October 22, 2014

Make Halloween fun, not scary, for kids and teenagers

UAB Youth Safety Lab offers tips for safe holiday fun.
Written by: Katherine Shonesy
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halloween webWhile Halloween is a favorite holiday for many children and teenagers, it also presents challenges for parents concerned with safety. Halloween can be safe and fun for all involved.

“Children should enjoy the holiday,” said David Schwebel, Ph.D., University of Alabama at Birmingham psychologist and director of the UAB Youth Safety Lab. “It should be a fun time for family and friends, but safety is important too. Parents need to think about safety on the roads, safety with pumpkin carving and safety with candy.”

This year’s Halloween is on a Friday night, which is important to keep in mind, according to Schwebel.

“There are many different safety issues to take into consideration, such as making sure children aren’t out late unsupervised with the holiday falling on a weekend night this year,” Schwebel said. “Because school isn’t in session the following day, parents may be tempted to allow children to stay out later than usual.”

Schwebel cautions that allowing children to stay out late unsupervised is not safer on a holiday than it would be on any other day.

Schwebel offers additional tips that parents can follow to help ensure this Halloween is a safe one:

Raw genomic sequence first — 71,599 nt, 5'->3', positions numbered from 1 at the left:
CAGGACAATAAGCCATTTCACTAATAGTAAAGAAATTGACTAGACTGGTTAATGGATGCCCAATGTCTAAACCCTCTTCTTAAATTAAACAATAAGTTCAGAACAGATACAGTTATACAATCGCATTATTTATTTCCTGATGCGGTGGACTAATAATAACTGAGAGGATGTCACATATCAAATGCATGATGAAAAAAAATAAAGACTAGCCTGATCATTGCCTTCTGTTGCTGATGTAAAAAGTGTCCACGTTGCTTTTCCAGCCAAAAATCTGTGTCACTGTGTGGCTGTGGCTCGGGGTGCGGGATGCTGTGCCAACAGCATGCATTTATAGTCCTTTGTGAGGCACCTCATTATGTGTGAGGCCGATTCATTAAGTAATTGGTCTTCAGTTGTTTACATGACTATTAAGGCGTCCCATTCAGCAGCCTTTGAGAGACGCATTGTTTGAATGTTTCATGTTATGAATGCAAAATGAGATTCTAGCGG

Jack-o’-Lanterns

  • Adults can teach older children to cut jack-o’-lanterns and light candles.
  • Younger children can scoop out the seeds and draw designs on the pumpkins with a marker. 

Trick-or-Treating

  • Wear light clothing and reflective strips, and carry a flashlight.
  • Children should be supervised by an adult until the age of 10.
  • Look both ways, and cross the street only at crosswalks.

Halloween Costumes

  • Wear costumes that do not restrict vision.
  • Make sure that costumes and shoes permit safe, comfortable walking.
  • Avoid loose hanging clothing that could catch fire near candles.
  • Do not overdo it with scary costumes for and around younger children. Young children can be sensitive to unfamiliar, scary things, so caution should be used to avoid anxiety.

Motorists

  • Watch for children.
  • Drive more slowly than usual.
  • Avoid distractions while driving.

Safe Candy 

  • Inspect all candy before it is eaten, and discard treats that are not sealed tightly.
  • Fruit should be thrown away, or else peeled, washed carefully and cut into small pieces.
  • Watch out for choking hazards with young children.
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